Continuity mistake: In the laundry room when Penny is talking to Sheldon, Sheldon takes some time arranging a blue shirt on his plastic laundry folder. Then it suddenly turns into a pair of socks, which he folds and then picks up the blue shirt again. There was not enough time for him to switch out the shirt for the socks.
New this week Continuity mistake: The Stevenson Award in Sheldon's office reads "Sheldon Cooper, PhD." But, in the "Dennis Kim" episode we are told Sheldon was 14.5 years old when he earned that award - 1.5 years before earning his PhD at age 16, so the award should not show the title of PhD.
New this month Continuity mistake: When Sheldon sneaks into Leonard's bedroom while Leonard and Penny are sleeping, Penny has her arms out over the blanket and Leonard has his on his pillow in front of his face. When Sheldon leans over Penny only her hands are on top of the covers and Leonard's are tucked under his pillow.
New this month Continuity mistake: When Leonard is standing outside the apartment his hair is tucked under the band of the wireless cam he has on his head, but when he is crawling on his hands and knees through the apartment his hair is out from under the band and is hanging in front of his face.
Factual error: At the very beginning of the episode Leonard says "So you see what you're eating is not technically yogurt because it doesn't have enough live active acidophilus cultures." He is implying this is a scientific fact (he's not just giving his opinion on yogurt.) But to meet the U.S. standards for yogurt, only the starter cultures Lactobacillus bulgaricus and Streptococcus thermophilus are required, not Lactobacillus acidophilus. The presence or absence of L. acidophilus does NOT determine a food's identity as yogurt (which Leonard's line is implying).
Factual error: There is not a snowball's chance of Howard becoming an astronaut. He suffers from Intermittent Cardiac Arrhythmia, something about which he is completely open. This is easily detectable by a simple electrocardiogram, which is a fundamental part of the many medical examinations a potential astronaut will have to pass. He wouldn't even be allowed to start basic training.
Factual error: Penny picks up a hand gun, pulls back the slide to ensure the chamber is empty and then loads a magazine into the butt of the weapon and hands it to Leonard. He starts to smooch her and shoots himself in the foot. Problem is, Penny would have had to work the slide again to get a bullet from the magazine into the chamber for this to happen. She pulled the slide far enough back that if there had been a bullet in the chamber already it would have ejected.
Continuity mistake: At the end when Sheldon has got a burger, the amount of burger left changes depending on the camera angle. Most noticeable when he asks Penny about permanently reserving the table - between shots the lettuce disappears, the bun changes colour, and the bite marks change.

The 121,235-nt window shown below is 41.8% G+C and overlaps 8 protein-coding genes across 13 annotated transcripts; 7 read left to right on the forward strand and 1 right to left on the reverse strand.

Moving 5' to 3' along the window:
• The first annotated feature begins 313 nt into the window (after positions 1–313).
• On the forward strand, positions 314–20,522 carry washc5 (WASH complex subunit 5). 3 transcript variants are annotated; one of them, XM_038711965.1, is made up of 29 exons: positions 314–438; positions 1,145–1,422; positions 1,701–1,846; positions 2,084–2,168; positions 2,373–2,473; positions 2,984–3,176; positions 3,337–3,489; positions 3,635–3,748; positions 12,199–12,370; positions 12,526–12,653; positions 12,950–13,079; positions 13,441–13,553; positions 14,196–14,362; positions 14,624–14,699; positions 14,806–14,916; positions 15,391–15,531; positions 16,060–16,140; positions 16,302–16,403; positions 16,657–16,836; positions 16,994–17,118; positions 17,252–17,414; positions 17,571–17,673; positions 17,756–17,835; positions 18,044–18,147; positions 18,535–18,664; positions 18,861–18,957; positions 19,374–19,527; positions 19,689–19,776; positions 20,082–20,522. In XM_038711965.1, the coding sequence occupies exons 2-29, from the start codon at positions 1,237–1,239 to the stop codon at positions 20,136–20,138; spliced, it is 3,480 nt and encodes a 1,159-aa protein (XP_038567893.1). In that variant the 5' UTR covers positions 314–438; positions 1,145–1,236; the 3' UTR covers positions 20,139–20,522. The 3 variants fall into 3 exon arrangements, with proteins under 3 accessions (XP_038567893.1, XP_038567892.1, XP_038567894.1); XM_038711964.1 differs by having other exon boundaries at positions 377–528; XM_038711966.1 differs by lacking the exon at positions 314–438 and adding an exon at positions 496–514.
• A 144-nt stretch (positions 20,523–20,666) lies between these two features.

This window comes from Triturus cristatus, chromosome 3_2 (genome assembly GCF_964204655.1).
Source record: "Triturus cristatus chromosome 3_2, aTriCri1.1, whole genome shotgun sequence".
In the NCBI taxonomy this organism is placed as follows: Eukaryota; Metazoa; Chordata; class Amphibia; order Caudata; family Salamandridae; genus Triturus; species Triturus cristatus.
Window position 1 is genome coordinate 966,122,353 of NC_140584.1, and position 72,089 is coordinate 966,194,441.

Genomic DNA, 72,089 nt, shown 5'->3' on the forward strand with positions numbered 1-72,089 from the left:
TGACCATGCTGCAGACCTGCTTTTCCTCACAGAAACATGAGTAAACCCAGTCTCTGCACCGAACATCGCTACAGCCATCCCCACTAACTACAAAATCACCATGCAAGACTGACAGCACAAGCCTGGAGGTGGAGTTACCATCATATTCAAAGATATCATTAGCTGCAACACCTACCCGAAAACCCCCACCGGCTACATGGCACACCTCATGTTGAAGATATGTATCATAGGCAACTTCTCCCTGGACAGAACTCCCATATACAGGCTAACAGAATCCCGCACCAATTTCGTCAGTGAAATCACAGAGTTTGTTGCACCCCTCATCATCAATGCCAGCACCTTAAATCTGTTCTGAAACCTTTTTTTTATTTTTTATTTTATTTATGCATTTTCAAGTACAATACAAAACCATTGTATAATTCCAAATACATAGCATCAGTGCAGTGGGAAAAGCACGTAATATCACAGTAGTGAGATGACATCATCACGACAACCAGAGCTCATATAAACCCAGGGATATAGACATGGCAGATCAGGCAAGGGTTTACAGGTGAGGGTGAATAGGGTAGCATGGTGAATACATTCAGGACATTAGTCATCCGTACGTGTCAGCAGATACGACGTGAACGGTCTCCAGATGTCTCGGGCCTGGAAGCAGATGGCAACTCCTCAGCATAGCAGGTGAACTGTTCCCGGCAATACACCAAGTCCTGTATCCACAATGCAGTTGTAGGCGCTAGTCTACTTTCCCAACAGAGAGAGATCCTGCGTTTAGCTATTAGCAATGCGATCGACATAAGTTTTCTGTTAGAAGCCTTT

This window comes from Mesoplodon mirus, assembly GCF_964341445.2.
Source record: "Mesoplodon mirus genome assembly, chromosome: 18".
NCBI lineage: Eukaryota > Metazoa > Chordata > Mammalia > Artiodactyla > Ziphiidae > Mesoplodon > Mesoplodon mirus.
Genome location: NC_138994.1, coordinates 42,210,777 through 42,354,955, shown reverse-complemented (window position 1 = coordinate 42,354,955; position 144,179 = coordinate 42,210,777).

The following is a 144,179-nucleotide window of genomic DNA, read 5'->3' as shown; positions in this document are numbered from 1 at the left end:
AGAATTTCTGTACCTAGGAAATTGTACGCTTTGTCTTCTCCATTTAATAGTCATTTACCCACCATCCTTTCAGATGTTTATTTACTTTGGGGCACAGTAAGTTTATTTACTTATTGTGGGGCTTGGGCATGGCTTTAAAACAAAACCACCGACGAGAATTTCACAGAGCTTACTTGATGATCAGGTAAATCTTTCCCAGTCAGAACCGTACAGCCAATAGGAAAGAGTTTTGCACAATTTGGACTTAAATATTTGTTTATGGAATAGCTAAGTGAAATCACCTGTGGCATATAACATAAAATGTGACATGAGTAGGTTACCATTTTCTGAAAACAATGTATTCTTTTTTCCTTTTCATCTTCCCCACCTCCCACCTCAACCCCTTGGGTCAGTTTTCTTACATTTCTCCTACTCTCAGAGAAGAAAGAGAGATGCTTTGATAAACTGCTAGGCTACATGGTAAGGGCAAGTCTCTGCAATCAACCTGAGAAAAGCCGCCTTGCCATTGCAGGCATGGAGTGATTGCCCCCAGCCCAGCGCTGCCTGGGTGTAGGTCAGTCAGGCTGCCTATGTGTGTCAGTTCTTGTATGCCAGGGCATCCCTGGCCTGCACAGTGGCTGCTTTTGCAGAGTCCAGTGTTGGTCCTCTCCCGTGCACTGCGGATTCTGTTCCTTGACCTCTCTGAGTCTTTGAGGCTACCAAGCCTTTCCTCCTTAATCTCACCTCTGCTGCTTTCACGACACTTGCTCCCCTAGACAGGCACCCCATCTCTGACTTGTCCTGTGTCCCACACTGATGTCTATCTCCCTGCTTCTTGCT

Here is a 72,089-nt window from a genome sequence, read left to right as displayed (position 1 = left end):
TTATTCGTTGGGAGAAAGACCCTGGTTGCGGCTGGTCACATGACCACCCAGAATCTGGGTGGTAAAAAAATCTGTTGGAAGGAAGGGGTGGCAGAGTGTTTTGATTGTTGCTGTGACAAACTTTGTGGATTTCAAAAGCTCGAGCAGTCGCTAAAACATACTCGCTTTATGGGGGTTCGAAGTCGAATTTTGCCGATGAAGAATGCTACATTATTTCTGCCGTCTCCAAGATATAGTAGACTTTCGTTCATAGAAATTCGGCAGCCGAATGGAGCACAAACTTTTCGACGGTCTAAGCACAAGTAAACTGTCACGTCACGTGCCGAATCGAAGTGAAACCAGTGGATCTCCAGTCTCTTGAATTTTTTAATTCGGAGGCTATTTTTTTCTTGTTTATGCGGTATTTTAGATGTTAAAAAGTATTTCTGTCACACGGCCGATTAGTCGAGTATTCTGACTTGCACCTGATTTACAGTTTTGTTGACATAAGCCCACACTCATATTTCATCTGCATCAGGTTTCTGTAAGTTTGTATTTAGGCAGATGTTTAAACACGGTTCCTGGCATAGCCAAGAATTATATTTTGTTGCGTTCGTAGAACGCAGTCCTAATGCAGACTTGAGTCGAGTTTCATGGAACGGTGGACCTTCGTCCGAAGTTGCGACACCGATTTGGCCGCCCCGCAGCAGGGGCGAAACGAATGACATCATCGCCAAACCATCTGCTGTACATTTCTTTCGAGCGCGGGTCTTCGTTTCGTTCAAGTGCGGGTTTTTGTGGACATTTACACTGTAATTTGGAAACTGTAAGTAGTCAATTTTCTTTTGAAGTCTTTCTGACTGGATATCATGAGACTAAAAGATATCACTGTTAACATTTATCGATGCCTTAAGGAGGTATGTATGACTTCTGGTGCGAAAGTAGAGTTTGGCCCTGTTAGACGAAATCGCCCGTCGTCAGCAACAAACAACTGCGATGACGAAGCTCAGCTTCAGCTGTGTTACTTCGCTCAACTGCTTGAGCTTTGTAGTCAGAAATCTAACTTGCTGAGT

Character mistake: Being the first to play in the "time machine," Leonard says he will set the date for March 10,1876. Howard says "Good choice. Alexander Graham Bell invents the telephone and calls out for Doctor Watson." Bell's assistant, Thomas A. Watson, was an experienced electrical designer and mechanic, but he did not hold an advanced degree. It is well documented that the first words transmitted over the telephone identified him as Mister Watson.
Character mistake: When working in the Cheesecake Factory, Sheldon says "Bonne appétite". He should know that this is incorrect and would be the first to remind others that the correct phrase is "Bon appétit" (appétit is masculine and the t at the end of the word is not pronounced). He may be confusing the phrase with the German "Guten appetit" or the Italian "Buon appetito", but this is unlikely as using the French "Bon appeéit" is the standard English phrase. Minor character mistake for most people, but not Sheldon.
Factual error: During the final scene of this episode, Sheldon steps out of his office wearing a gas mask and engages Leonard in conversation where he then states he is making hydrogen sulphide gas (more commonly known as H2S). Leonard correctly identifies this as highly flammable. However, this gas is far more dangerous and is harmful to the human body at as low a concentration as 20 parts per million (ppm), can cause permanent damage at 100ppm and is fatal after two breaths at 500ppm. So for Raj (and his bird) to be completely unharmed in a high concentration of H2S (noted by the fire) is impossible.